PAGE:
Super Bowl sticker shock on concession prices: $17 beer, $12 hot dogs

INGLEWOOD, Calif. –  A 25-ounce can of Michelob Ultra is usually a pretty cheap beer to buy from a grocery retailer, costing $3 at Vons and $2.79 at Instacart.

But this is the Super Bowl at SoFi Stadium, where the same brand of beer costs $17 for the same-size can at Sunday’s game between the Los Angeles Rams and Cincinnati Bengals.

Other items at the concession stands on Super Bowl Sunday came with similar sticker shock:

►$12 for a jumbo hot dog

►$7 for a 20-ounce fountain soda

►And $55 for a small Los Angeles Rams T-shirt

What’s the deal with that?

Food and beverages at the Super Bowl are usually pretty pricey for at least a couple of reasons.

The stadium has a monopoly on the supply – no outside food or beverages are permitted.

And those who were lucky or wealthy enough to attend the game in person aren’t there to shop for beer bargains anyway. If they already paid thousands for tickets, a $17 beer isn’t even a speed bump between them and their wallets.

Super Bowl beverages at SoFi Stadium are not cheap.

“If you’re talking about a family experience, the NFL is not a family experience,” said Kent Davis, a Bengals fan who bought a can of Bud Light before the game for $13. “You can’t take a family to a game unless you’re wealthy.”

In this case, there’s also an added NFL wrinkle. The stadium’s concessionaire is Legends, a company co-founded and co-owned by Dallas Cowboys owner Jerry Jones.

Therefore it seems like a reasonable question to ask: How of much that $17 beer price is ending up in the pocket of Jerry Jones?

Legends didn’t return a message seeking comment. Neither did Anheuser-Busch, which owns the Michelob Ultra brand.

“The NFL charges exorbitant prices because it has a captive audience,” said Chris Hartweg, CEO and publisher of Team Marketing Report, which publishes sports marketing information. “So they decide to price-gouge.” 

SoFi Stadium had the most expensive hot dogs and beer in the NFL in 2021, according to Team Marketing Report’s NFL Fan Cost Index for 2021. The Rams and Los Angeles Chargers share SoFi Stadium and charged $8 for a hot dog and 92 cents per ounce for beer during the regular season, tied for most expensive in the NFL, according to the index.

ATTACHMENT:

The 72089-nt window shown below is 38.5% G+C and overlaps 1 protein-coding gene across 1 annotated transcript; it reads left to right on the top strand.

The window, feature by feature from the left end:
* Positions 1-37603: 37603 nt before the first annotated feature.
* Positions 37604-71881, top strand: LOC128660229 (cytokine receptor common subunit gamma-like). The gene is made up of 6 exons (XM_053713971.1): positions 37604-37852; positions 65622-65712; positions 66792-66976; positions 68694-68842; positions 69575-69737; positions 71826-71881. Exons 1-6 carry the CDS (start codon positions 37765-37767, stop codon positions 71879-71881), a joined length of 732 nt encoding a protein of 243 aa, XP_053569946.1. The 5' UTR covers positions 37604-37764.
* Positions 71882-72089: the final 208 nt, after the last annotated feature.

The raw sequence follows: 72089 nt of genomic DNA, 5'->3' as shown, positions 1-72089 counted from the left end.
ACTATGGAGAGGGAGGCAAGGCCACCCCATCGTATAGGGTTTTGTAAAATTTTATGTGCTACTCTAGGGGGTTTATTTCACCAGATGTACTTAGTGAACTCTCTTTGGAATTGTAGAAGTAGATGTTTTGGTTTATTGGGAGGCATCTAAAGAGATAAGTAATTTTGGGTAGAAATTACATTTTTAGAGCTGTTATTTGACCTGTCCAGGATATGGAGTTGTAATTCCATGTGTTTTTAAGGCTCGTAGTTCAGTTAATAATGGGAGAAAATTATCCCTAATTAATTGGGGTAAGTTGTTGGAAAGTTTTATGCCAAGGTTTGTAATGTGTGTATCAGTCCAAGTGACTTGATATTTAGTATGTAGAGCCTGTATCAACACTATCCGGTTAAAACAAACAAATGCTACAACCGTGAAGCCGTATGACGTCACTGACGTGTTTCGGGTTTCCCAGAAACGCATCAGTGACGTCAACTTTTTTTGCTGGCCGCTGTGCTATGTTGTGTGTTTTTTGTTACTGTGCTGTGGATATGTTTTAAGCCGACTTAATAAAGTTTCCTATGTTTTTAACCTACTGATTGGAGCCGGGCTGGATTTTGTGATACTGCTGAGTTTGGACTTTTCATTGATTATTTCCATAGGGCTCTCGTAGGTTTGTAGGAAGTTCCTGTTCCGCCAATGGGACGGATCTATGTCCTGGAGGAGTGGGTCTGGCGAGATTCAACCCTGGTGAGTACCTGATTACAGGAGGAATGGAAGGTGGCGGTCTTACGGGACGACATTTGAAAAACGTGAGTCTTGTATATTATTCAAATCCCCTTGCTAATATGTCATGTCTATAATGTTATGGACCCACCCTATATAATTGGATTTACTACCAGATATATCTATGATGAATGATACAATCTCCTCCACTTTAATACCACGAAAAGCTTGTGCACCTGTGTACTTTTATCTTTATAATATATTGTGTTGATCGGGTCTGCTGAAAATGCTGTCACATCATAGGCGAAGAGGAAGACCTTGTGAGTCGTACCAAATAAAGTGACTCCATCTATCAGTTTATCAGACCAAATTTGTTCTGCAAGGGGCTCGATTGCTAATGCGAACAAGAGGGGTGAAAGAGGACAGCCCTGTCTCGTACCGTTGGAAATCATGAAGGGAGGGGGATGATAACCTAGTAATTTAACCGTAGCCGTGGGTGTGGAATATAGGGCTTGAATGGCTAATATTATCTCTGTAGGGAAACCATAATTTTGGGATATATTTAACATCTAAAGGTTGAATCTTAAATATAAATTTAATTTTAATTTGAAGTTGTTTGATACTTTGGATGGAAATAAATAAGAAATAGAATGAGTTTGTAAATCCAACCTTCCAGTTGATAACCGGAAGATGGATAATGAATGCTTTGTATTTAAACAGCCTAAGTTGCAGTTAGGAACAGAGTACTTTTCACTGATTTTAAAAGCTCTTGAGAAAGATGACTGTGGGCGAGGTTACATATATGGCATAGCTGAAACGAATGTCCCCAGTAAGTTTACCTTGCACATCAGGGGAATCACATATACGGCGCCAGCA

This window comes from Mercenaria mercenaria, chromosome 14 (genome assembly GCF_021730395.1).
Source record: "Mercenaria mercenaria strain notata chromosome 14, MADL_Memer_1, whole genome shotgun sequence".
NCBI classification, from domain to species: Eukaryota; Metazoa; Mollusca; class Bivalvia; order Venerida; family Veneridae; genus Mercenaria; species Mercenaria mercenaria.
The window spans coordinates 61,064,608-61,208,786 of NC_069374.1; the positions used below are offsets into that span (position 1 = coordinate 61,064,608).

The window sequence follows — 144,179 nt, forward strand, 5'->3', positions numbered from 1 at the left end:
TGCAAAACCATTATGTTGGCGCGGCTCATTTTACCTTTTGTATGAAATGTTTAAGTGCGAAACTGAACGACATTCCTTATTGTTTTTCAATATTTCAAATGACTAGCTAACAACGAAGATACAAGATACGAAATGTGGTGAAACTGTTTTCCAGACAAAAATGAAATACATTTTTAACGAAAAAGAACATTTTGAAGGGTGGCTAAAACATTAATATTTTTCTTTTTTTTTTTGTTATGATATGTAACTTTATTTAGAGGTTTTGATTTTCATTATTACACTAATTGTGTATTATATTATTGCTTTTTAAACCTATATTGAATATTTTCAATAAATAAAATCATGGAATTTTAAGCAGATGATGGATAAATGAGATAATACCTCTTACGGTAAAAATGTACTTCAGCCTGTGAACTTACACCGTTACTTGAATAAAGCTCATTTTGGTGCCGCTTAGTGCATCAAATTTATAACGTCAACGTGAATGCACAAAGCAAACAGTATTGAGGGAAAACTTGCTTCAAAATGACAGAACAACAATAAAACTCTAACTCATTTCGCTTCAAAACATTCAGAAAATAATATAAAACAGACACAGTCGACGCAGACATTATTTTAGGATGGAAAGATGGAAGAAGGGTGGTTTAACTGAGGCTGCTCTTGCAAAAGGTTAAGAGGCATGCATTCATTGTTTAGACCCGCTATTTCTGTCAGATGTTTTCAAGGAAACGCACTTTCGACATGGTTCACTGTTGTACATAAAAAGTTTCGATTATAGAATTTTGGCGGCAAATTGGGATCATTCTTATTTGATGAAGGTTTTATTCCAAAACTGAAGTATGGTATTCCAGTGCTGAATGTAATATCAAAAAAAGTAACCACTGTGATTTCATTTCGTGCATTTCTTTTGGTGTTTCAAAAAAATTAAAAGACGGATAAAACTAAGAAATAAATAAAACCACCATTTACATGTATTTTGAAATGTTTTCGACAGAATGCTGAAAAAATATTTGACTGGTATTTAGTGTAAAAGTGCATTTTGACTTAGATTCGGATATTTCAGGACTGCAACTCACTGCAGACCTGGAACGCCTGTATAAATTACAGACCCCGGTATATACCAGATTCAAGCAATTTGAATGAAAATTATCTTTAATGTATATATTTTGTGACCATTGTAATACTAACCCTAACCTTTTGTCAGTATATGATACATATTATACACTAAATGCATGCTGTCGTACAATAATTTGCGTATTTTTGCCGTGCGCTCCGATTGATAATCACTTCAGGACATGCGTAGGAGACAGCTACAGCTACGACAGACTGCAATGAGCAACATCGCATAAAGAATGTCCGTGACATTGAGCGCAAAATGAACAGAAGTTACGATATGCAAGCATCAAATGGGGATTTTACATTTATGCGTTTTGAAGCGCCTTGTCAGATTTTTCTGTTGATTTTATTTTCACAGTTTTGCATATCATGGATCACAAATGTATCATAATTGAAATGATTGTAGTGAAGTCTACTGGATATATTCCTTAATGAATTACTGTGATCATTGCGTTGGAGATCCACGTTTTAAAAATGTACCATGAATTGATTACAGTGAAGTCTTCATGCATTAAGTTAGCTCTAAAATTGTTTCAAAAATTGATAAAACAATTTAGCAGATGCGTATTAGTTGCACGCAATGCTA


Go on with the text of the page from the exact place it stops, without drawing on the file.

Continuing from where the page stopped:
That’s more than double the prices charged by the Atlanta Falcons, which offered $2 hot dogs and 42 cents per ounce of beer.

This is no accident.

Atlanta has “the lowest concession prices in the industry and also have extremely happy fans,” said Eric Anderson, marketing professor at Northwestern University. “When they hosted the Super Bowl (in 2019), they kept the same 'Fan First’ prices. The (Falcons’) owner, Arthur Blank, was instrumental in maintaining this pricing policy for all events – Super Bowl, Beyonce concert, tractor pull, etc.”

Kent Davis and his wife, Jenny, said they attended the Super Bowl there, too, and noticed those relatively cheap prices.

“Atlanta was wonderful,” said Jenny Davis, from Granville, Ohio.

She and her husband said they weren’t aware that the Cowboys owner co-owned the hospitality company that has a contract with SoFi Stadium. Jones and the New York Yankees founded the company in 2008 as they prepared to open their swanky new stadiums in 2009.

“I wish you hadn’t told me that,” Kent Davis said.

The details of Legend’s contract with SoFi Stadium were not available. But Anderson of Northwestern said the vendor typically has significant control over the menu, prices and staffing.

“There is obviously some input from the owner of the stadium, but control largely resides with the (food and beverage) vendor,” he said in an e-mail.

He cited a Northwestern study he supervised about the Falcons and said roughly half of the revenue from food and beverages is typically shared with the stadium owner. Labor and the cost of goods sold accounts for 48%, with about 3% attributed to the vendor’s commission or profit.

“So if a beer is $10, roughly $5 is going to the stadium as a revenue share,” Anderson said.

Other prices at Sunday’s game included $8 for a milkshake, $16 for a bacon cheeseburger and $6 for Lifewtr premium water.

“It’s too expensive,” Kent Davis said. “But you know, it’s part of the game.”

Follow reporter Brent Schrotenboer @Schrotenboer. E-mail: